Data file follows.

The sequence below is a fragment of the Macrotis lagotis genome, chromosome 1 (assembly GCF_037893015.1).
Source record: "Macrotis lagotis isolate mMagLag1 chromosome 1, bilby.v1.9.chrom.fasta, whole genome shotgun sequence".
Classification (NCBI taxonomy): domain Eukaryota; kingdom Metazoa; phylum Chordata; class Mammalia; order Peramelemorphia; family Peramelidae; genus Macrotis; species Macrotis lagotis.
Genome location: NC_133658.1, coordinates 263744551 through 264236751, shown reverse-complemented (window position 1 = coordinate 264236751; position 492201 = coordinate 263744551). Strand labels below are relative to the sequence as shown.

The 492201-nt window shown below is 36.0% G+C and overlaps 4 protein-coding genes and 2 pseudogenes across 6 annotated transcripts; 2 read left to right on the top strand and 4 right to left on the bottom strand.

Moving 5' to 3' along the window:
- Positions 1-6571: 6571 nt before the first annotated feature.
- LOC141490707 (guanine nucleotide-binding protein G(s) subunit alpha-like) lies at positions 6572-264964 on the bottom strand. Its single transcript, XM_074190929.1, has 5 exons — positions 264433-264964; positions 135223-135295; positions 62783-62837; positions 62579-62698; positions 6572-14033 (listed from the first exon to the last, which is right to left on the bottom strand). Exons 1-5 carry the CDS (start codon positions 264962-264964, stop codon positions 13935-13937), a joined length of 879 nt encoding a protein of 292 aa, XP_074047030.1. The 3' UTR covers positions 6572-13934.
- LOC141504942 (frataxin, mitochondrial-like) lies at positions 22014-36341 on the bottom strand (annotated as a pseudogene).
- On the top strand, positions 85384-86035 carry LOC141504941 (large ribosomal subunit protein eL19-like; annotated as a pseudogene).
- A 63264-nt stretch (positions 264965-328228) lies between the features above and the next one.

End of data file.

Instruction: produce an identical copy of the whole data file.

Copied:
The sequence below is a fragment of the Macrotis lagotis genome, chromosome 1 (assembly GCF_037893015.1).
Source record: "Macrotis lagotis isolate mMagLag1 chromosome 1, bilby.v1.9.chrom.fasta, whole genome shotgun sequence".
Classification (NCBI taxonomy): domain Eukaryota; kingdom Metazoa; phylum Chordata; class Mammalia; order Peramelemorphia; family Peramelidae; genus Macrotis; species Macrotis lagotis.
Genome location: NC_133658.1, coordinates 263744551 through 264236751, shown reverse-complemented (window position 1 = coordinate 264236751; position 492201 = coordinate 263744551). Strand labels below are relative to the sequence as shown.

The 492201-nt window shown below is 36.0% G+C and overlaps 4 protein-coding genes and 2 pseudogenes across 6 annotated transcripts; 2 read left to right on the top strand and 4 right to left on the bottom strand.

Moving 5' to 3' along the window:
- Positions 1-6571: 6571 nt before the first annotated feature.
- LOC141490707 (guanine nucleotide-binding protein G(s) subunit alpha-like) lies at positions 6572-264964 on the bottom strand. Its single transcript, XM_074190929.1, has 5 exons — positions 264433-264964; positions 135223-135295; positions 62783-62837; positions 62579-62698; positions 6572-14033 (listed from the first exon to the last, which is right to left on the bottom strand). Exons 1-5 carry the CDS (start codon positions 264962-264964, stop codon positions 13935-13937), a joined length of 879 nt encoding a protein of 292 aa, XP_074047030.1. The 3' UTR covers positions 6572-13934.
- LOC141504942 (frataxin, mitochondrial-like) lies at positions 22014-36341 on the bottom strand (annotated as a pseudogene).
- On the top strand, positions 85384-86035 carry LOC141504941 (large ribosomal subunit protein eL19-like; annotated as a pseudogene).
- A 63264-nt stretch (positions 264965-328228) lies between the features above and the next one.